J30. J60. J90. Two years ago, at the beginning of the pandemic, the first reports of people infected with coronavirus still feeling symptoms of the disease multiple weeks after contracting the coronavirus are multiplying on social media. Often young patients, who initially have a mild to moderate form of the virus and whose pain persists, will soon be named: the long Covid. Or when the disease seems to cause resistance in the body even though it no longer harbors the virus.
If Covid vaccines have a moderate ability to prevent the transmission of the virus, especially against a variant of Omicron, which is associated with an échappement immunitaire, however, which protects the grave forms of the disease. Et ce n’est pas tout: according to several recently published scientific studies, vaccination has reduced the risk of developing a long-term Covid. After an infection, it may alleviate the persistent symptoms.
An observed protective effect
In the United Kingdom, the Health Security Agency has screened the results of eight studies published on the subject. According to six of them, people vaccinated against Covid-19, who have been infected with the virus, are less likely to develop a long-term virus. But in proportions that vary from one to another. A US observational study conducted on the electronic files of US Veterans Health Administration patients found that the risk of developing symptoms six months after infection is reduced by 13% in patients vaccinated with Covid compared to non-vaccinated patients.
A British study, conducted on a sample of about 1.2 million people, reported a 50% reduced risk of vaccinated patients with persistent symptoms. Another, which has not been validated by its peers, concludes at a 41% reduced risk. “These disparate results are not surprising, in the sense that scientists do not take all the same criteria and symptoms to define what Covid long is,” he explains. 20 minutes Dr. Benjamin Davido, infectious disease physician and Covid-19 crisis physician at Raymond-Poincaré de Garches Hospital.
A protection that is not as strong according to age
“Among those under 40 years of age, the age group most affected by long Covid, there is a tendency to protect the vaccine, which is not obvious to evaluate for this category of patients who most often form little or no symptoms of the disease. What is also interesting is that studies show that a two-dose vaccination reduces the risk of long-term Covid and sequelae by more than 40% in those over 60 years of age. more likely to develop severe forms of the disease, requiring hospitalization and leaving sequelae, which in my opinion makes it another long form of Covid, details the infectiologist. We see that vaccination provides protection – interesting but not total – against the sequelae and persistent effects of the virus.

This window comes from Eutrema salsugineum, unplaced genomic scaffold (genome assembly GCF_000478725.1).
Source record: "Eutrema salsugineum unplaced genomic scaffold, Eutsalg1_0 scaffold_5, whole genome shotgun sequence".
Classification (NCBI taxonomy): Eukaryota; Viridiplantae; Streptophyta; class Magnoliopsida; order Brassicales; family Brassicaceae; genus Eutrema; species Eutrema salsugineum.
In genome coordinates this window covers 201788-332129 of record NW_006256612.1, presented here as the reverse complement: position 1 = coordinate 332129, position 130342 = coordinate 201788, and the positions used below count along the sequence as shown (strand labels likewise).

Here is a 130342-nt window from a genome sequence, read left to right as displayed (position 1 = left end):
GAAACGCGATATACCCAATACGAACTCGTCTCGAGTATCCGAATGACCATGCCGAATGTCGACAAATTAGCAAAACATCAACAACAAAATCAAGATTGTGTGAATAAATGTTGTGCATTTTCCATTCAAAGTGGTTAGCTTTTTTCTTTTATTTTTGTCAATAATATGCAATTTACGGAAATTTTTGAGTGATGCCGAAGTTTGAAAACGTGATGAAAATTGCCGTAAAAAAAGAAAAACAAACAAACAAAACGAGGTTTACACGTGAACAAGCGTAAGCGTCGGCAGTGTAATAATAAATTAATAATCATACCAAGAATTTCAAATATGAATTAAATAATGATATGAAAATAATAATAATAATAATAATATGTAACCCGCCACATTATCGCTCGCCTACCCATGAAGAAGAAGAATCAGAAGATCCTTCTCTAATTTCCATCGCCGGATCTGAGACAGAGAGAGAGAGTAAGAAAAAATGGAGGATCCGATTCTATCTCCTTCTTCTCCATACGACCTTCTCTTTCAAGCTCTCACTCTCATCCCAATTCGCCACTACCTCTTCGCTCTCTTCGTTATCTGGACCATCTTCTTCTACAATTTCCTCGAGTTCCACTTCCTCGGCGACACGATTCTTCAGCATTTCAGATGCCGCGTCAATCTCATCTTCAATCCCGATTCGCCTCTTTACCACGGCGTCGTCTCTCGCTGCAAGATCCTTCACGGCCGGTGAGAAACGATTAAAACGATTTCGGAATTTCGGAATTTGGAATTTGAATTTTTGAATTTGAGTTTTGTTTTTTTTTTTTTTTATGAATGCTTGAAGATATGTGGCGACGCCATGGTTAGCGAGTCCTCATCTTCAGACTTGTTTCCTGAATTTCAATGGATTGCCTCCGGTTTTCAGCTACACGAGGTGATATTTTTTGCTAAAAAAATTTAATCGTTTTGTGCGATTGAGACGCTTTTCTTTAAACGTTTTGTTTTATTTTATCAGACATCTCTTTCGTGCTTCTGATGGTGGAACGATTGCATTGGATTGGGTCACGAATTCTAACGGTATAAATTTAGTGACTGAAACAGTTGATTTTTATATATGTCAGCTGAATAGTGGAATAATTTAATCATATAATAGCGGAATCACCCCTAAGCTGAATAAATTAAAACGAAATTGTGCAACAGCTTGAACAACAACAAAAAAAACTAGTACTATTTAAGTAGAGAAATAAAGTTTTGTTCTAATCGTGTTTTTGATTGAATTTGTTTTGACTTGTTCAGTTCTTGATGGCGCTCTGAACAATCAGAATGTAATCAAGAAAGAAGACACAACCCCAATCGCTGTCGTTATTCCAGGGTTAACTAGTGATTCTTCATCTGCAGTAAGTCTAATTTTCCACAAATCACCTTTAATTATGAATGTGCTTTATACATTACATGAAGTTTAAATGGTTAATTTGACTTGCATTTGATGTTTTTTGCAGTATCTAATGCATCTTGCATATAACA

A beneficial effect on long forms already declared
According to the High Health Authority (HAS), 20% of Covid patients in France still had symptoms five weeks after they became infected. And one in ten would suffer from a long Covid three months after infection. “I have patients who were infected at the beginning of the pandemic and still have persistent symptoms such as fatigue, shortness of breath, brain fog and other pain,” said Dr. Davido.
Several factors explain this phenomenon. “High viremia, ie the presence of viruses in the blood, is associated with an accumulated risk of recurrence and long Covid, as well as the presence of autoantibodies that will be directed against the body, but few protective antibodies despite infection, continues the infectiologist. Or, vaccination will stimulate the production of antibodies and thus allow neutralization of the passage of the virus into the blood, the reactivation of the latent virus in the body. Here it supports the immune memory of the already infected organism and thus helps to alleviate or even end the persistent symptoms ”.
Act as soon as possible
But in this case, it is better not to drag. Another U.S. prepublished study by the Covid Patient Recovery Alliance on the records of approximately 240,000 coronavirus-infected patients in May 2021 found that people who received the first dose of vaccine after contracting coronavirus were less susceptible to developing a coronavirus. Covid as long as the unvaccinated and logically, the sooner they receive their injection after infection, the lower the risk of persistent symptoms. “It’s better not to wait too long to set up an outlet,” said Dr Davido. I have a patient who is having sequelae of her infection and is not vaccinated. However, vaccination could allow her to clear the virus in her organs, which has few antibodies. Vaccination must remain at the heart of our anti-Covid control strategy, it is a valuable tool but one that, like drugs, is not 100% effective: there are people who work with it and others do not. What is certain is that the longer it takes for Covid to take over, the more difficult the persistent effects will be. ”